Summer travel is full of hidden taxes


By Alfredo Ortiz

Summer is finally upon us, which means vacation season and an injection of money into the hospitality industry.

According to a AAA survey more than one-third of Americans plan to take a family vacation of 50 miles or more away from home in coming months. This means either hitting the road or navigating the skies to reach their summer vacation destinations – spending a small fortune on food, travel and lodging along the way.

According to American Express, the average vacation expense per person in the U.S. is $1,145 – or $4,580 for a family of four. However, a large chunk of that money doesn’t go to businesses in the hospitality industry, it’s sucked up by the government through taxes.

So although many Americans will be participating in this yearly ritual, some will be cutting their trips short, spending less extravagantly or forgoing a vacation altogether because of the costs of taxes. And as the government takes bigger chunks of people’s vacation budgets, its small businesses like those in the hospitality industry that suffer.

For example, before hitting the road in the family mini-van, a pit stop at the gas station is in order, which is where the first of many hidden taxes can be found. For every $40 spent at the pump, $8 goes to the government. More specifically, the federal gas tax comes in at 18.4 cents per gallon, and state gas taxes average out at roughly 27 cents per gallon. And states like New York and Pennsylvania can have gas taxes as high as 50 or even 70 cents per gallon. These pennies can add up quickly – becoming a big drain on a vacation budget.

Airfare is also expensive because of taxes. Flights within the continental U.S. are subject to a 7.5 percent tax, an $8.70 facilities tax, a $4 federal segment tax, and a $5 to $10 security fee to just name some of them. When aggregated, all of the taxes and fees can add hundreds of dollars to a family’s plane ticket costs. In fact, about 25 percent of a plane ticket price goes to the U.S. federal government in taxes.

Once the plane has landed, it doesn’t get any cheaper. Hidden taxes can also be found in rental cars. Between insurance, mandatory theft protection, sales tax and other surcharges, a rental car could end up costing more than double the published base price.

All-in-all, travel-related taxes can inflate travel prices by 50 percent.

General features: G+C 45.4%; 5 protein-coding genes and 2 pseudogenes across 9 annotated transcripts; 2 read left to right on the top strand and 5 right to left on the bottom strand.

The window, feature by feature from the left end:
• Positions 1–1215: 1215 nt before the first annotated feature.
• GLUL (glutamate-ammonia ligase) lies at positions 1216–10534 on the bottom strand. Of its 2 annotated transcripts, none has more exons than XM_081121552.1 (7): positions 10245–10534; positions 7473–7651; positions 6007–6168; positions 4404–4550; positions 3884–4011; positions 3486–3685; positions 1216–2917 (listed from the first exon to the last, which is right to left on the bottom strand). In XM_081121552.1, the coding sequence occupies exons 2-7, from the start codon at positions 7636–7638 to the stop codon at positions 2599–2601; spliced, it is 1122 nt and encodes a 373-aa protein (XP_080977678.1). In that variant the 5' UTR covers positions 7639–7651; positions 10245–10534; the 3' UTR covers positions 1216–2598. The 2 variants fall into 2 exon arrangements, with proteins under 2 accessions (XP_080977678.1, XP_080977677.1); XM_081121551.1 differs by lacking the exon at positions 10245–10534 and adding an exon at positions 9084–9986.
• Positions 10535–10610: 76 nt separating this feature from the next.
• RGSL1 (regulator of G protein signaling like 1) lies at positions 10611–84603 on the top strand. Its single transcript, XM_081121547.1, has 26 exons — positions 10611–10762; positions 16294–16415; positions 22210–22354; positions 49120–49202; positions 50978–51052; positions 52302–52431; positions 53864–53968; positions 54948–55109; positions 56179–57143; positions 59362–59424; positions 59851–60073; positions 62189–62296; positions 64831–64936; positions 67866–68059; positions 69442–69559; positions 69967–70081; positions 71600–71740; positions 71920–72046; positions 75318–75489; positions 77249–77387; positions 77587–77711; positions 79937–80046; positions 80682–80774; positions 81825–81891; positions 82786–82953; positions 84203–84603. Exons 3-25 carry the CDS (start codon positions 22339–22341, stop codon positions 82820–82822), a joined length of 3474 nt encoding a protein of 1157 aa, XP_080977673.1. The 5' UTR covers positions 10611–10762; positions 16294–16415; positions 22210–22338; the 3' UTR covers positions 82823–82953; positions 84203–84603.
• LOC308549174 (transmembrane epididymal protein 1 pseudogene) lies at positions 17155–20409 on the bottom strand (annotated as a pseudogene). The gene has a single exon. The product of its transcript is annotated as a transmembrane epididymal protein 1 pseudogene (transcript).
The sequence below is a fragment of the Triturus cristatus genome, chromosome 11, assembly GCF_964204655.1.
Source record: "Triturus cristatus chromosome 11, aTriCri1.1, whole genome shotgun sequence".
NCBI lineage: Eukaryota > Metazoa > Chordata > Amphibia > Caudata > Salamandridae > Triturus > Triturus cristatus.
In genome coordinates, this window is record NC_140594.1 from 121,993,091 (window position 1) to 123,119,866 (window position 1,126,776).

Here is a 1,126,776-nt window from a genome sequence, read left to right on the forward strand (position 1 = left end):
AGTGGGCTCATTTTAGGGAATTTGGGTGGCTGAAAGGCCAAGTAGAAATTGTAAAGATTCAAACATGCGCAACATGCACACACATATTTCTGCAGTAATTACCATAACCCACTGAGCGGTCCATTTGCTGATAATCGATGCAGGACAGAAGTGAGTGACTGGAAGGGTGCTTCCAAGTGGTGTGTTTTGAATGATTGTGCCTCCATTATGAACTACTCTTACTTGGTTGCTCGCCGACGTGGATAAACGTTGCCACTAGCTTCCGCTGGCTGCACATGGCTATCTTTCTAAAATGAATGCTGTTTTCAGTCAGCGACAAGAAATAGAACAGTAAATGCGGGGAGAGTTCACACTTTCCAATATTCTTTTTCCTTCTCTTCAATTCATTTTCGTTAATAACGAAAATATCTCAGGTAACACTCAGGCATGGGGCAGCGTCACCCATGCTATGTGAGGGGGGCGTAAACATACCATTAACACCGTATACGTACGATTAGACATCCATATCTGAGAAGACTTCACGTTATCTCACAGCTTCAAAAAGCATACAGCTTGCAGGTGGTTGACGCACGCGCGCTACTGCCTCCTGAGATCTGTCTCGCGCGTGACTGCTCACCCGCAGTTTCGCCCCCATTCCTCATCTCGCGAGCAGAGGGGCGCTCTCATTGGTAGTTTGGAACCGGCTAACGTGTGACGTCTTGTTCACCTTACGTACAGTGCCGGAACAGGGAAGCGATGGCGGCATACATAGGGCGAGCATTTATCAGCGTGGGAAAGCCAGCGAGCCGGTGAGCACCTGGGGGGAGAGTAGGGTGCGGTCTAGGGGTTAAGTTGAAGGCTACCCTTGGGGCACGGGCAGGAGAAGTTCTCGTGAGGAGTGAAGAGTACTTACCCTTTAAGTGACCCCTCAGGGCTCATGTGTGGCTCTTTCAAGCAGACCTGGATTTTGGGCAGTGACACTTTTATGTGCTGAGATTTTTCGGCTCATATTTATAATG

And as AAHOA members know well, hotels are not exempt from the tax man either. In the U.S., travelers can pay as much as $50 in taxes for a $200 room, depending on the city.

Vacations are important and have many beneficial effects. They have been proven to reduce stress, improve mental health, foster better relationships and boost overall physical health. But vacations also do something else – they stimulate the hospitality industry, which stimulates job creation. The hospitality and leisure sector has the second-highest unemployment rate in the U.S.

Imagine if vacation-related taxes were to be reduced – or even nonexistent. The money that is no longer handed over to the government stays in people’s pockets – allowing them to better enjoy themselves, extend trips or increase the frequency of vacations. Either way, the excess capital will allow people to spend more of their money on travel, instead of travel taxes – transferring money to the small businesses that make vacations possible.

In turn, those local hotel operators, restaurant owners or small tourism companies can invest back into their businesses – allowing them to create new employment opportunities, offer exciting new travel opportunities or improve the amenities of their establishment.

Let’s hope the government gets the message: Take a vacation so the rest of us can.            ■

Alfredo Ortiz is the president and CEO of the Job Creators Network. For more information about Job Creators Network, visit


Leave A Reply

This site uses Akismet to reduce spam. Learn how your comment data is processed.